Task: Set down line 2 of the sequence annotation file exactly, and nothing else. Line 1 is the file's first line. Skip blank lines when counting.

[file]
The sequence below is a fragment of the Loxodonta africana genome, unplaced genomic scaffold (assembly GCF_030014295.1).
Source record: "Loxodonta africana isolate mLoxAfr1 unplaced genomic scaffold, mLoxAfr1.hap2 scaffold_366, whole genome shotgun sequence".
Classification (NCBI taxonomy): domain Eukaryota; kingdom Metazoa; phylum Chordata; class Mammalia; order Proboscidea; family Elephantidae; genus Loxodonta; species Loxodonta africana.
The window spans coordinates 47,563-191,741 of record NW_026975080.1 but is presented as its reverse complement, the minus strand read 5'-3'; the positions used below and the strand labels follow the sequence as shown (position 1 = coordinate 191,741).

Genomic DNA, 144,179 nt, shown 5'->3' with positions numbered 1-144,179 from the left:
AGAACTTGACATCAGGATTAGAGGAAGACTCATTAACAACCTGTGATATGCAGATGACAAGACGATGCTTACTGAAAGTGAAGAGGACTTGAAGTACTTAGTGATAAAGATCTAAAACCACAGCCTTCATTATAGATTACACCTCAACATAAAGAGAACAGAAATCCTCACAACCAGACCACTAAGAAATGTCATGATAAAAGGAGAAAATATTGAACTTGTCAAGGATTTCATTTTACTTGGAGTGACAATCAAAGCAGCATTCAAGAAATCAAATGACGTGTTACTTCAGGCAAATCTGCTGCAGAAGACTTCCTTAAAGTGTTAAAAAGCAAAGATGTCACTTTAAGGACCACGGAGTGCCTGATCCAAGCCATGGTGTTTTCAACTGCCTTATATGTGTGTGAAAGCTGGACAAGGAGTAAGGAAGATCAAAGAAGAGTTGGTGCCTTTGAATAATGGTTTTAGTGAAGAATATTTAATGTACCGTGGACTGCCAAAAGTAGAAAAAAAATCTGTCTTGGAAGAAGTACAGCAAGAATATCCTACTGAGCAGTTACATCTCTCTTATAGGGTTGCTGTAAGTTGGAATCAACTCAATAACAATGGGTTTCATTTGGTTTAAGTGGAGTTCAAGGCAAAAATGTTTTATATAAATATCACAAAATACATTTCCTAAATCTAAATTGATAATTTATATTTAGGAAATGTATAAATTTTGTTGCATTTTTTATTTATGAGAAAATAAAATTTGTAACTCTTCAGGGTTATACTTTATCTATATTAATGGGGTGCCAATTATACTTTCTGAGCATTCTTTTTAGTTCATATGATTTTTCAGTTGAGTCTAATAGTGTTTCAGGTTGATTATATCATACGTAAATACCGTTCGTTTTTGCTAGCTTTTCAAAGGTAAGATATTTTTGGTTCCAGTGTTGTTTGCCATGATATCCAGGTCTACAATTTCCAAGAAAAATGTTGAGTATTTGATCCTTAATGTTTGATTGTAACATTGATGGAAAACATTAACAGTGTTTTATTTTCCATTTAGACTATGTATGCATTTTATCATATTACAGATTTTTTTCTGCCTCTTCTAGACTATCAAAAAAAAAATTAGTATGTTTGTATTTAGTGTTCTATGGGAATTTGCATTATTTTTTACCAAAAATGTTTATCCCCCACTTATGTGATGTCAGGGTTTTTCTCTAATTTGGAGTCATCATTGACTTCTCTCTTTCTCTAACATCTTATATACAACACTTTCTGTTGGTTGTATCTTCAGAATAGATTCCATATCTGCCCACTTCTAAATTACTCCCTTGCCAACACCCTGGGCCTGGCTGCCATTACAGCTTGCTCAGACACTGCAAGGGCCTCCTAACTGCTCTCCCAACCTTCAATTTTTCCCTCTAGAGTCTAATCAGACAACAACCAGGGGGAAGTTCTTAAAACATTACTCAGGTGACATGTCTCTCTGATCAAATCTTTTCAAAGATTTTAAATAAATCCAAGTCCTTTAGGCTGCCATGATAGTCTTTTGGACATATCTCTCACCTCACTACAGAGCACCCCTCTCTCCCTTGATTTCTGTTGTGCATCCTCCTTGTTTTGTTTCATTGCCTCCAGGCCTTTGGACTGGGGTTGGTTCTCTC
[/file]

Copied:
Source record: "Loxodonta africana isolate mLoxAfr1 unplaced genomic scaffold, mLoxAfr1.hap2 scaffold_366, whole genome shotgun sequence".